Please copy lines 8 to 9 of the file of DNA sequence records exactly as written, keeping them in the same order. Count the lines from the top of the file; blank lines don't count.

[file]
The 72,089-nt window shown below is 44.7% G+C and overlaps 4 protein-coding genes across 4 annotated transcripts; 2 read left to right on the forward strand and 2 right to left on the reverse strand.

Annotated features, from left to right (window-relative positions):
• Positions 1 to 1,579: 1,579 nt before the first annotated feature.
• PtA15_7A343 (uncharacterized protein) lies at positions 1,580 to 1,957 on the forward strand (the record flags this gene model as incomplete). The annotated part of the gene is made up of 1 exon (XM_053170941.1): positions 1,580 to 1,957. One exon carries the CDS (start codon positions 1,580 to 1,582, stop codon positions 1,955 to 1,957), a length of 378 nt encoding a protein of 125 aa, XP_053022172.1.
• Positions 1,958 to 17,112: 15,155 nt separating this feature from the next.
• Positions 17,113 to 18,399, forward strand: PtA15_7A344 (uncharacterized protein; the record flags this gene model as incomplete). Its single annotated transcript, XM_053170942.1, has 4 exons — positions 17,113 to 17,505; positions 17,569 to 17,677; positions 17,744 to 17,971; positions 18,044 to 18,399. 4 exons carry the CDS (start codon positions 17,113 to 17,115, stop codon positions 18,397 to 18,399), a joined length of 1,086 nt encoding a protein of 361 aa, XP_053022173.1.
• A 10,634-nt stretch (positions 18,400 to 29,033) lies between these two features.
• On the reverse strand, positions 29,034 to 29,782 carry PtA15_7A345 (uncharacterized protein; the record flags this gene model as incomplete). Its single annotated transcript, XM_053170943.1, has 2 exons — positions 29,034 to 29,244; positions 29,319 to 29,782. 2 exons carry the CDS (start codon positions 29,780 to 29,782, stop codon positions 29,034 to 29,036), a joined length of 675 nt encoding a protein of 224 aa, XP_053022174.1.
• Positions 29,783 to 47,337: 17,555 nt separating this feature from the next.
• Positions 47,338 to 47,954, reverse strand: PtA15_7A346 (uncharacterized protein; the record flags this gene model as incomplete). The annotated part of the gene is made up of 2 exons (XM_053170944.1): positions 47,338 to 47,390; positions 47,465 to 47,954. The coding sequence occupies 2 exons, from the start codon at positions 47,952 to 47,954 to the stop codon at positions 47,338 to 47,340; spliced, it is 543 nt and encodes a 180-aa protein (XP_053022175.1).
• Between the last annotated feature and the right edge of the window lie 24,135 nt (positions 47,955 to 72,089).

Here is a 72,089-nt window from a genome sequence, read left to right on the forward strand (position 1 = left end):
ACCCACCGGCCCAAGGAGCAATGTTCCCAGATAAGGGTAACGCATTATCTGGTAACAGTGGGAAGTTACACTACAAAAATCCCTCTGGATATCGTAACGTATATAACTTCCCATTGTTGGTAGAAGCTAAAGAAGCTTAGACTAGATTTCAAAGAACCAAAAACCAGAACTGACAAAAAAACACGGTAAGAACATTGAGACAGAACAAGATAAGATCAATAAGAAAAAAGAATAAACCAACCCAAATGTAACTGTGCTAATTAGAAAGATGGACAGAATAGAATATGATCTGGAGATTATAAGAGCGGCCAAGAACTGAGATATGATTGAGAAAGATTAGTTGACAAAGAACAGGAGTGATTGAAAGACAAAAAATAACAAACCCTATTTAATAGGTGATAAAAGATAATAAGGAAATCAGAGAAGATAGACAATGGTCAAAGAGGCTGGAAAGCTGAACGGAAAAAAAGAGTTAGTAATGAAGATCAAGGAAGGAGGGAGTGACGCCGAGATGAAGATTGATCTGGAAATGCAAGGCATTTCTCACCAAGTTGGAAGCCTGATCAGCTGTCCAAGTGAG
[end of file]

• On the reverse strand, positions 29,034 to 29,782 carry PtA15_7A345 (uncharacterized protein; the record flags this gene model as incomplete). Its single annotated transcript, XM_053170943.1, has 2 exons — positions 29,034 to 29,244; positions 29,319 to 29,782. 2 exons carry the CDS (start codon positions 29,780 to 29,782, stop codon positions 29,034 to 29,036), a joined length of 675 nt encoding a protein of 224 aa, XP_053022174.1.
• Positions 29,783 to 47,337: 17,555 nt separating this feature from the next.